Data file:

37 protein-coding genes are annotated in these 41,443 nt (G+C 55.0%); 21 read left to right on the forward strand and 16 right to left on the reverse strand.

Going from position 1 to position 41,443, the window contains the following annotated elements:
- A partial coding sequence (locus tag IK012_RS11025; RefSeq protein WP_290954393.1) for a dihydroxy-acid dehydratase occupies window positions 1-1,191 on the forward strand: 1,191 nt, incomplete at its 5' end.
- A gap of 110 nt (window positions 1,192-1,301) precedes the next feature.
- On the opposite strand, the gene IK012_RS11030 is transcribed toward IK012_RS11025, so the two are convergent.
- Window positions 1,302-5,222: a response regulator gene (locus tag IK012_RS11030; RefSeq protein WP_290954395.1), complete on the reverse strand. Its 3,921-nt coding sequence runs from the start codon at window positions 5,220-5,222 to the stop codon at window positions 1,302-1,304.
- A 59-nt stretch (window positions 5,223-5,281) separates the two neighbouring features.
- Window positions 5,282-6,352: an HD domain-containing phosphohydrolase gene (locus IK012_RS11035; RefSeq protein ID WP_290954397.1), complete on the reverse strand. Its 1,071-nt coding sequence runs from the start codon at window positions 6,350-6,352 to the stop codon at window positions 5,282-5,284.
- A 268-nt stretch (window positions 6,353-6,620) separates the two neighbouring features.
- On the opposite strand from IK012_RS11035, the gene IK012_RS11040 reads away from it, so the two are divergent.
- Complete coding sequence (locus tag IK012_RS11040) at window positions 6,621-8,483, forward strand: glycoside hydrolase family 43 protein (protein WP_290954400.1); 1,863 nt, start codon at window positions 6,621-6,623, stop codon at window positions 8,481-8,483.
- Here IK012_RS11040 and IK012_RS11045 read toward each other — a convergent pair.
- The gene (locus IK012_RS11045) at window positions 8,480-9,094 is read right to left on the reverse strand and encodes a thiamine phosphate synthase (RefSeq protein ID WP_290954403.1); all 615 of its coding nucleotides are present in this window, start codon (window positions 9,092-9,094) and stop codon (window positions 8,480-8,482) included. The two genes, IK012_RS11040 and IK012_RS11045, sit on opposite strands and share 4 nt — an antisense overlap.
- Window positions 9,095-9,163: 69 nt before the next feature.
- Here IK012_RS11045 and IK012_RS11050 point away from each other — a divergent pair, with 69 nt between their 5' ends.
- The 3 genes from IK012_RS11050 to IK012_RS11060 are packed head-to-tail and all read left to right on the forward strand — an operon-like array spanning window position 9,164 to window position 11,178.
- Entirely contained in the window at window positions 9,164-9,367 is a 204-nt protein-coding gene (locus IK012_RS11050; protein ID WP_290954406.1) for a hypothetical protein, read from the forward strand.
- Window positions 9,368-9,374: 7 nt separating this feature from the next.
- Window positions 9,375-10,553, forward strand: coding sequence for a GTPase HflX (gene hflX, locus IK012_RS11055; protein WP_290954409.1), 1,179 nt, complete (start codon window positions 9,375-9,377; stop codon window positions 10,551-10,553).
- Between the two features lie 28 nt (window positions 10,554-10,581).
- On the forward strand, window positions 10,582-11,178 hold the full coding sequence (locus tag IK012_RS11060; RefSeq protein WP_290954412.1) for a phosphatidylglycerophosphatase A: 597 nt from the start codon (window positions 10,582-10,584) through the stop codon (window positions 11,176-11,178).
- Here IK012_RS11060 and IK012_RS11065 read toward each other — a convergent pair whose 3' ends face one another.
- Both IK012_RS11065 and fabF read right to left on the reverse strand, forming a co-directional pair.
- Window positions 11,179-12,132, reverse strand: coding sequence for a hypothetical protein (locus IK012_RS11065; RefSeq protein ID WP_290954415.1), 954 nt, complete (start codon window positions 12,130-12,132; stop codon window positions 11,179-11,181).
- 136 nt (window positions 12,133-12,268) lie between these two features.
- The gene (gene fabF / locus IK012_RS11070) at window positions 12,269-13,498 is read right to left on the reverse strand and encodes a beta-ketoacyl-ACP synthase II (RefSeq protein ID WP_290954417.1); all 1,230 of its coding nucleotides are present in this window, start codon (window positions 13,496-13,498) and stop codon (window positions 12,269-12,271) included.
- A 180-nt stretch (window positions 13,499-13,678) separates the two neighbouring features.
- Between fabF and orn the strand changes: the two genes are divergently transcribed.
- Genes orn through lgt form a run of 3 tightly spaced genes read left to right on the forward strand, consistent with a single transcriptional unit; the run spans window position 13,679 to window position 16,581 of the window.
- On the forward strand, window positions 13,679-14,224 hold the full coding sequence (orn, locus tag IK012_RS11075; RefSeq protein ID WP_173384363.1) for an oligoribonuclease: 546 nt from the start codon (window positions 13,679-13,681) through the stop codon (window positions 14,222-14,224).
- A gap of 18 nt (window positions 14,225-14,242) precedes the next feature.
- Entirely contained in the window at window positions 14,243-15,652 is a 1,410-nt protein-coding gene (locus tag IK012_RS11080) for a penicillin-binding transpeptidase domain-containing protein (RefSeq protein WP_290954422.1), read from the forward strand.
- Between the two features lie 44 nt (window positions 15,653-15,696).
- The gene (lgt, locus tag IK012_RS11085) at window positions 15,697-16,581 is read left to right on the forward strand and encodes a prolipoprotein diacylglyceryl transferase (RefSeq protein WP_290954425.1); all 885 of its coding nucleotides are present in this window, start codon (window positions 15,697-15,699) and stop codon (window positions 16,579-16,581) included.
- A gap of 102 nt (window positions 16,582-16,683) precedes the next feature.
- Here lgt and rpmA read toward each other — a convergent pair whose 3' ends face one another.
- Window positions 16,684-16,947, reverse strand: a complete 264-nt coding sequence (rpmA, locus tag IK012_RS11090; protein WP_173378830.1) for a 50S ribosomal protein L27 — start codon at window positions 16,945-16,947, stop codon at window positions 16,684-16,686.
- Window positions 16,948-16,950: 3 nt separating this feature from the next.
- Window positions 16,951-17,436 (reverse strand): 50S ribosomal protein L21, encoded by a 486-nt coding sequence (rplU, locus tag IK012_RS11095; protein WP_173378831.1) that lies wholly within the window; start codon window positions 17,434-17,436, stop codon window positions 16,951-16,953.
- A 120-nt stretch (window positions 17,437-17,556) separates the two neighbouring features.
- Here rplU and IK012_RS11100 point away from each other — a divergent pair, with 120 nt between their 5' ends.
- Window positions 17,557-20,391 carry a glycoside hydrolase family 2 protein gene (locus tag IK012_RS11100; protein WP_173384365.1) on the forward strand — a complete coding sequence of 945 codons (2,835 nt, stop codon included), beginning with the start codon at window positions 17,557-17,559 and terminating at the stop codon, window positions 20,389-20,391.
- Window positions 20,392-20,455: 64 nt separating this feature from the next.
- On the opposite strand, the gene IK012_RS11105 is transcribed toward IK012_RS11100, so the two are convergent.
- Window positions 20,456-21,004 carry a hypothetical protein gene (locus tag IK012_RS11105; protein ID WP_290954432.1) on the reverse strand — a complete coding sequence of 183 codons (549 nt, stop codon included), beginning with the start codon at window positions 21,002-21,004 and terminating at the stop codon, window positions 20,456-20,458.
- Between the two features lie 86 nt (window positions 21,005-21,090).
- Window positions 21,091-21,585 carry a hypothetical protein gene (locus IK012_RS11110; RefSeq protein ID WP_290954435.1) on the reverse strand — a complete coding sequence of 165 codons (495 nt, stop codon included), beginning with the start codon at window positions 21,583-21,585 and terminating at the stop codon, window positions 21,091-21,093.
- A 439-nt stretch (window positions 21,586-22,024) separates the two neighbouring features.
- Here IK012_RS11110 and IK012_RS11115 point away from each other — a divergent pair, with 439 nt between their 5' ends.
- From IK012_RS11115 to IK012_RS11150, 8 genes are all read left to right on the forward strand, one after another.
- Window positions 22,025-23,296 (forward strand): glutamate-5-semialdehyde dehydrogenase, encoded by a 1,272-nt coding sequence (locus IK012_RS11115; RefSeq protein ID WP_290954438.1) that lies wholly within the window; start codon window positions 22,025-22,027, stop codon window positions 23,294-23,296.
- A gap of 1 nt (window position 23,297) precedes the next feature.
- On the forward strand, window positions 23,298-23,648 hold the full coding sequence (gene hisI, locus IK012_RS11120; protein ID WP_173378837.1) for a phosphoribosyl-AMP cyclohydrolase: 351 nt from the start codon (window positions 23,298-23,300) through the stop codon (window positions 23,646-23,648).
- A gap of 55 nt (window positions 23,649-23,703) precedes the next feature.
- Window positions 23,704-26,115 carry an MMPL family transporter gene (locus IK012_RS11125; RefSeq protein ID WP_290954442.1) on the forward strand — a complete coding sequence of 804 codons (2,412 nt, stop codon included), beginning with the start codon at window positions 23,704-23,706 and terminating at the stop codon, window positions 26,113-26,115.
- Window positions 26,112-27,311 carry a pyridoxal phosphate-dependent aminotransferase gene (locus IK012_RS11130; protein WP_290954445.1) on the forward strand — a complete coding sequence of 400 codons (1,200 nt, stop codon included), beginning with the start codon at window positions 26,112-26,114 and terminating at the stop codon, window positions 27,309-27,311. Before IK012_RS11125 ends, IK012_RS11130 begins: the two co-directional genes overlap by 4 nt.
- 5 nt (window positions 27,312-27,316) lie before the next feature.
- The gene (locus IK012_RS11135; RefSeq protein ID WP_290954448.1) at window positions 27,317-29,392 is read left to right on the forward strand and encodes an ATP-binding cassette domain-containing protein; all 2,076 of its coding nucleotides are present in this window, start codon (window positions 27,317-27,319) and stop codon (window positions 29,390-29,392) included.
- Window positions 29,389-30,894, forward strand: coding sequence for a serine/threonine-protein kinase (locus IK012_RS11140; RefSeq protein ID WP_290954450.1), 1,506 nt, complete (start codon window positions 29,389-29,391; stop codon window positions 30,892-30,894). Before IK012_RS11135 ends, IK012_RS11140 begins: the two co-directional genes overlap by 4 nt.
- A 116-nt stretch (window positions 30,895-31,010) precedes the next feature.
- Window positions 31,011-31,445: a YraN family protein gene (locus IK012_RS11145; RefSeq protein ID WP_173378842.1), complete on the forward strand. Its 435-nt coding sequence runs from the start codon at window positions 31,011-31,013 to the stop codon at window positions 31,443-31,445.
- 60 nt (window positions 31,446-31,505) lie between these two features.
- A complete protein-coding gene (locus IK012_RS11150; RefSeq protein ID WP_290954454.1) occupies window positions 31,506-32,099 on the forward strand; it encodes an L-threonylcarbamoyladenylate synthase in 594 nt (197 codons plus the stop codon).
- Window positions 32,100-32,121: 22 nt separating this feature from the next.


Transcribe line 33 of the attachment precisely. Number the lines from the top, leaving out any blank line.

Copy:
- Between the two features lie 44 nt (window positions 15,653-15,696).